Photo: 20th Century Fox/Everett Collection
I suffer from a debilitating case of perfectionism.
“Is this good?” “Am I good?” “Are you good?” “Can you please confirm that everything between us is currently good?” is basically always humming somewhere in my brain.
No matter how unwifeable I feel, I want to make my marriage as perfect as possible. As a result, I find I am constantly keeping score (of myself and my husband). Sometimes it feels like I’m my own personal “thought police.”
Recently, my husband and I were in bed, kissing and fooling around, when suddenly, I found myself caught in the middle of a porn loop in my head. I felt guilty and bad. It felt the opposite of acting “good.” So I stopped everything to check in with him that I wasn’t a dishonest person who was mentally cheating.
My husband, half-dressed and annoyed, tried to listen patiently.
“What is it? Are we not doing this?” he asked.
“I need to know something,” I asked, looking at him in stricken panic, as if there were a monster in the room with us rather than just an idea. “Is fantasizing cheating?”
I had forgotten the mantra a friend once told me after watching me self-destruct romantically time and again: “You know you don’t have to actually say every single thought that comes into your head, Mandy.”
Sure, I realize it. But what’s the point of having a soulmate-life-partner-best-friend-husband if you can’t constantly torment them with a running pipeline into your never-ending subconscious stream of anxiety?
My husband looked askance.
“No way is fantasizing cheating,” he said. “Wait, should I be worried?”
“No, no, no, it’s not about a real person,” I explained. “It’s just ideas — fantasies, not about real people.”
Then I paused. “Wait. Hold on, do you fantasize about real women?”
“Of course,” he said. “We’re married, Mandy. We’re both going to fantasize about other people, but that doesn’t make it real. You could fantasize about murdering me for all I care, it’s just a fantasy.”
He made a good point. Maybe if I were so unreasonable in my worry about this, I could cut out some of the other dumb questions running through my head that were based on faulty premises.
No. 1: “Would you marry someone else if I died?”
“No,” my husband responded, looking horrified at the thought. “I never even thought I would marry you. I only married you because of who you are. That’s never going to happen again.”
Of course, neither of us would take a vow of celibacy if something happened to the other person, nor would we want that. Asking this question is the equivalent of being at the beach, splashing around in the sun and surf, then stopping to say, “Don’t forget, we’re both going to die someday.”
It’s a buzzkill of the worst degree, and it’s the freakiest sign of control.
No. 2: “Am I pretty?”
From a pure validation standpoint, this is a nightmare question. It’s been answered about a thousand different ways through actions and words, and bringing it up as “casual conversation” is nothing short of ugliness.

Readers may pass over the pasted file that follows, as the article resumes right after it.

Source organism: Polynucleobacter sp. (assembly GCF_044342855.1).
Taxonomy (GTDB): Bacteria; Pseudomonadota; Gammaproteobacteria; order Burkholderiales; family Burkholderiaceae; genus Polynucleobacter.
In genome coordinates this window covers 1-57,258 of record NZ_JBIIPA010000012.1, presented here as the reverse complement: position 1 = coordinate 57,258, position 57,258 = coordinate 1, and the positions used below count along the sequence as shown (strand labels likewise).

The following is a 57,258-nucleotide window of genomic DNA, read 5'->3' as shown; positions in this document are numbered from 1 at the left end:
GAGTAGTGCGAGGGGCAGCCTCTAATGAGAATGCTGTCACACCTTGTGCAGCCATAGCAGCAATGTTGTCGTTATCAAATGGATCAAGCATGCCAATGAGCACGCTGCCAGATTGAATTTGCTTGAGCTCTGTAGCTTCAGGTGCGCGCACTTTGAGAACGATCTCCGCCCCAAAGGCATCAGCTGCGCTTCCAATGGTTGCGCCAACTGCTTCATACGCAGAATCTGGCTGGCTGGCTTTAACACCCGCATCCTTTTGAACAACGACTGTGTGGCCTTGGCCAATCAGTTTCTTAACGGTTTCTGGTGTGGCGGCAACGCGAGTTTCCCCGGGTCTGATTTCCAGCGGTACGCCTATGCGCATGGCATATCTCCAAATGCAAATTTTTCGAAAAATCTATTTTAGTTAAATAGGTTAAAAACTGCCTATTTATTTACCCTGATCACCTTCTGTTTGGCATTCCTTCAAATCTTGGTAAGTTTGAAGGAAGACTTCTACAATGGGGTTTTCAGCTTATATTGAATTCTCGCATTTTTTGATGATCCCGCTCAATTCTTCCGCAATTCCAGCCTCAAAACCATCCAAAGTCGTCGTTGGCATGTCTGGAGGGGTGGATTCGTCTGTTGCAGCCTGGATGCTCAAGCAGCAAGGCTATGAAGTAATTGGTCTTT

It doesn’t need to be asked because it’s a stand-in for the question you really want to ask, which is, “Can you give me some validation? I’m feeling insecure.”
At least that’s honest, and not some sideways entry point into a mental fun house of distorted mirrors and mind games.
No. 3: “Are you ever going to cheat on me?”
What’s a guy going to say to this: “Oh, yeah, probably?” You either know someone to be a cheating risk or you don’t. In my husband’s case, he is an admitted cheater in past relationships (but never after 2004), and his cheating led him to a near-death experience, which caused him to entirely reevaluate the choices he made.
I’ve cheated, too, and I know better than anyone that cheating doesn’t happen as part of some “plan.” You love and you trust each other and you honor that commitment in what you do — or you don’t. We have an “open door” policy on each other’s electronic communications, and I’ve never felt more safe in a relationship. My asking this just creates problems that aren’t there.
No. 4: “Am I the best sex you’ve ever had?”
You know you’ve wondered this even if you’ve never asked it, and in my case, yes, I have asked it.
“This is an insane question,” my husband responds. “Am I the best sex you’ve ever had? Of course you are, and of course I am. But in 1988 when I was in the woods somewhere with a high-school sweetheart was I comparing you back then?”
Fair enough. Besides, I have my own woods story, and I’m not looking to compare notes either.
No. 5: “If I’m the best sex you’ve ever had, who’s the second-best?”
I’ve always loved party games and arbitrary rankings that cause trouble. But trust me: This is an idiotic question for the record books.
“Do you really want me to go through every woman I’ve had sex with and tell you about the pros and cons, seriously?” he asks. “Because I will, if that’s what you want.”
“You just want to know you’re the best, the second best, the third best, and so on.”
“Well, you are. Now will you never ask the question again?”
No. 6: “Do you love me?”
I ask this all the time, like I’m in Memento, constantly reconstructing how I got here and whom I’m with and why he likes me.
“There’s strong evidence that I do,” my husband tells me sarcastically.
“But what about when I’m feeling uncertain,” I said.
“Then tell me that you need to hear, ‘I love you.’ ‘Do you love me?’ is indirect. Unless you are truly actually doubting whether or not I love you, you shouldn’t ask that.”
After I had finished my inquisition, it felt better to be free of imaginary thought crimes.
“I’m with you,” my husband said as we lay with each other. “I’m always with you. And that’s a statement. Not a question.”